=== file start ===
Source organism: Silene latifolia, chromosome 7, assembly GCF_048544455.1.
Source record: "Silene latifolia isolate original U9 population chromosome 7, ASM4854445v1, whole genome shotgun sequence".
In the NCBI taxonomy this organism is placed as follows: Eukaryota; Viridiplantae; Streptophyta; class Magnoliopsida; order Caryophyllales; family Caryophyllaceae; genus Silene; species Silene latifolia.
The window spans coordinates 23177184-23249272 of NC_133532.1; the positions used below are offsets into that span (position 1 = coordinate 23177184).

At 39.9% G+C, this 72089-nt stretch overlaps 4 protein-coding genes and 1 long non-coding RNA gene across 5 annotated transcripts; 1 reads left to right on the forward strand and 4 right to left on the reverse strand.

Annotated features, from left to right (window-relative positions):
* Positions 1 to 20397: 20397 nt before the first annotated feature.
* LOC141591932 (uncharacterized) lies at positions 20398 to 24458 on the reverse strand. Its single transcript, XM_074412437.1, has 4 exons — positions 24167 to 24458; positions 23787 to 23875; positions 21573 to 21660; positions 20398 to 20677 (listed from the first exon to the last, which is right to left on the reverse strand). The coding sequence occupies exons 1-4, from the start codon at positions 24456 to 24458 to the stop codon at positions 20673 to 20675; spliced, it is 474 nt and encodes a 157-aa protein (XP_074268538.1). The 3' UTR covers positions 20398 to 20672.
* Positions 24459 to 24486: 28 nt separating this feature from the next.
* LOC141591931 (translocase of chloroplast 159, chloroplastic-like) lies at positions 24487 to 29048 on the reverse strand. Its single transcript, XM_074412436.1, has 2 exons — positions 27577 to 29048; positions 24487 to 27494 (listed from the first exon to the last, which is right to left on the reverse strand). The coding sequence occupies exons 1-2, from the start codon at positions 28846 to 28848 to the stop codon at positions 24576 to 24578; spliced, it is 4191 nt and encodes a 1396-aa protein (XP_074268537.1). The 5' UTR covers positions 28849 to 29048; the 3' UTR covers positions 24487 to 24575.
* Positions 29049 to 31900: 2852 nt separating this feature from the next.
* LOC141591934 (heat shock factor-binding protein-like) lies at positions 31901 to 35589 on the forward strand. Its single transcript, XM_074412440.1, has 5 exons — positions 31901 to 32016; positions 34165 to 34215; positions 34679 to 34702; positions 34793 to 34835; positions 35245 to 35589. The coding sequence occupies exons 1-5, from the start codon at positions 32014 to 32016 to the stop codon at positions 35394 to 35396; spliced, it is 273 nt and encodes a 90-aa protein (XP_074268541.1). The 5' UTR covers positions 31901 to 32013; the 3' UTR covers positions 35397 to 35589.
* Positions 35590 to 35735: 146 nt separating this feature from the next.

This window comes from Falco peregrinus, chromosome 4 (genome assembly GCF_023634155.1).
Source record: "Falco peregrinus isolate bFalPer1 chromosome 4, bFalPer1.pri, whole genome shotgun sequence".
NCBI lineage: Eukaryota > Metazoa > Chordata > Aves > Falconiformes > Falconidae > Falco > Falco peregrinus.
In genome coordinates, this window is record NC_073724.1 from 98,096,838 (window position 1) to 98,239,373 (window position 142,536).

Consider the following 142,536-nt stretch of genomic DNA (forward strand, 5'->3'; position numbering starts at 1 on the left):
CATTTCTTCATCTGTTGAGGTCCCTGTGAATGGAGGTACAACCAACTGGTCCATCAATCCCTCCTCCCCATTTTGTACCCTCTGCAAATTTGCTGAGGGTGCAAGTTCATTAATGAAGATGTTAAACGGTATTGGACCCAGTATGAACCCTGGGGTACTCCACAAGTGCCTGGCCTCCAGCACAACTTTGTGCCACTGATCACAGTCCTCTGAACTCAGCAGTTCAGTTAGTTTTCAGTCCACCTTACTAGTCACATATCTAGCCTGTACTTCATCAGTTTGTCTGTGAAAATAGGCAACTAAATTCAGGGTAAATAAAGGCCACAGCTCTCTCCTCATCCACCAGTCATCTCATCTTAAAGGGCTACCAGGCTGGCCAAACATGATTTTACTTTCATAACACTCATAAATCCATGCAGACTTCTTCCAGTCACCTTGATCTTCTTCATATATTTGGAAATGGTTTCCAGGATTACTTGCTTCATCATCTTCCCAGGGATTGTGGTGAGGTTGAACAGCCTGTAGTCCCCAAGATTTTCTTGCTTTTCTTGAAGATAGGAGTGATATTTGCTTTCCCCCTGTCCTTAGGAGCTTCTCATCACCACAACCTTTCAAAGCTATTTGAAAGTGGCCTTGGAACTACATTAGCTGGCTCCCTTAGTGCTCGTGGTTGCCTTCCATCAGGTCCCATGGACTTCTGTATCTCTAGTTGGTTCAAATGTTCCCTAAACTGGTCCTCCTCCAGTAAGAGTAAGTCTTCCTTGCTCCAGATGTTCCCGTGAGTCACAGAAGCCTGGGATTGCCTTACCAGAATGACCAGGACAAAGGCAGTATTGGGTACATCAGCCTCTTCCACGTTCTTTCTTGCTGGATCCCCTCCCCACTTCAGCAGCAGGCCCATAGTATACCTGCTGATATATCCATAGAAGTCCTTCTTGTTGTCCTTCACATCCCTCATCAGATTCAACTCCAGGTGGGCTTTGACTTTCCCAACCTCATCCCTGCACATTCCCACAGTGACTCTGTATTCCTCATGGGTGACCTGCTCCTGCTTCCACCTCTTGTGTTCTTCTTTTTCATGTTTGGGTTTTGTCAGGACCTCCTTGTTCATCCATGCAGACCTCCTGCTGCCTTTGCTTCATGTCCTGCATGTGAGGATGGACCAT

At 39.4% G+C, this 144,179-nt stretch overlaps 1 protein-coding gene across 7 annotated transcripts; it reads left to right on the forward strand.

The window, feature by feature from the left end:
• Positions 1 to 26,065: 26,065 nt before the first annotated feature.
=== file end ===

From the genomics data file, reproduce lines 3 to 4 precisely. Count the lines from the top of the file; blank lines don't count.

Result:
In the NCBI taxonomy this organism is placed as follows: Eukaryota; Viridiplantae; Streptophyta; class Magnoliopsida; order Caryophyllales; family Caryophyllaceae; genus Silene; species Silene latifolia.
The window spans coordinates 23177184-23249272 of NC_133532.1; the positions used below are offsets into that span (position 1 = coordinate 23177184).